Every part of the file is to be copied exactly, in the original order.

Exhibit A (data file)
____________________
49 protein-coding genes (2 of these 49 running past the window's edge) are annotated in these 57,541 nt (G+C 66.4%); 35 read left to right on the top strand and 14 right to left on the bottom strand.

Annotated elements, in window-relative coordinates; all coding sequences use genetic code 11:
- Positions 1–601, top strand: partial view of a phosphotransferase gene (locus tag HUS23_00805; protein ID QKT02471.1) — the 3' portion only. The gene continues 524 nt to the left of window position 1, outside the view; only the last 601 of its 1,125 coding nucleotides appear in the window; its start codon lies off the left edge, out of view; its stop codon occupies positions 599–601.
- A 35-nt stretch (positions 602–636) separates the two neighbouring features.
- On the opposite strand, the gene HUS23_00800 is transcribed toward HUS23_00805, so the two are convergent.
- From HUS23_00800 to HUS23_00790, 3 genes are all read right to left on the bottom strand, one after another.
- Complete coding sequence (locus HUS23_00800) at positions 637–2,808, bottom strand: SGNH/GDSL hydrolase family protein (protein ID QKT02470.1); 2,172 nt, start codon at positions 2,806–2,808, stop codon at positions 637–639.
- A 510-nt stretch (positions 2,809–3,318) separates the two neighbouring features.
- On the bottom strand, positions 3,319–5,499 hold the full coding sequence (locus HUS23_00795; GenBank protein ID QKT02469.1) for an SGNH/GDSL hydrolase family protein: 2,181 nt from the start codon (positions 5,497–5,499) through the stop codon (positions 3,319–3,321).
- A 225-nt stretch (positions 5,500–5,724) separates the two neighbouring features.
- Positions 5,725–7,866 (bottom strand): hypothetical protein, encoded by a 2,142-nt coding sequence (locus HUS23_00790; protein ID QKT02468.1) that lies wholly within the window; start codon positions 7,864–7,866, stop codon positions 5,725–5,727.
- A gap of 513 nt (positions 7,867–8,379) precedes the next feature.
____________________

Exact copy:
49 protein-coding genes (2 of these 49 running past the window's edge) are annotated in these 57,541 nt (G+C 66.4%); 35 read left to right on the top strand and 14 right to left on the bottom strand.

Annotated elements, in window-relative coordinates; all coding sequences use genetic code 11:
- Positions 1–601, top strand: partial view of a phosphotransferase gene (locus tag HUS23_00805; protein ID QKT02471.1) — the 3' portion only. The gene continues 524 nt to the left of window position 1, outside the view; only the last 601 of its 1,125 coding nucleotides appear in the window; its start codon lies off the left edge, out of view; its stop codon occupies positions 599–601.
- A 35-nt stretch (positions 602–636) separates the two neighbouring features.
- On the opposite strand, the gene HUS23_00800 is transcribed toward HUS23_00805, so the two are convergent.
- From HUS23_00800 to HUS23_00790, 3 genes are all read right to left on the bottom strand, one after another.
- Complete coding sequence (locus HUS23_00800) at positions 637–2,808, bottom strand: SGNH/GDSL hydrolase family protein (protein ID QKT02470.1); 2,172 nt, start codon at positions 2,806–2,808, stop codon at positions 637–639.
- A 510-nt stretch (positions 2,809–3,318) separates the two neighbouring features.
- On the bottom strand, positions 3,319–5,499 hold the full coding sequence (locus HUS23_00795; GenBank protein ID QKT02469.1) for an SGNH/GDSL hydrolase family protein: 2,181 nt from the start codon (positions 5,497–5,499) through the stop codon (positions 3,319–3,321).
- A 225-nt stretch (positions 5,500–5,724) separates the two neighbouring features.
- Positions 5,725–7,866 (bottom strand): hypothetical protein, encoded by a 2,142-nt coding sequence (locus HUS23_00790; protein ID QKT02468.1) that lies wholly within the window; start codon positions 7,864–7,866, stop codon positions 5,725–5,727.
- A gap of 513 nt (positions 7,867–8,379) precedes the next feature.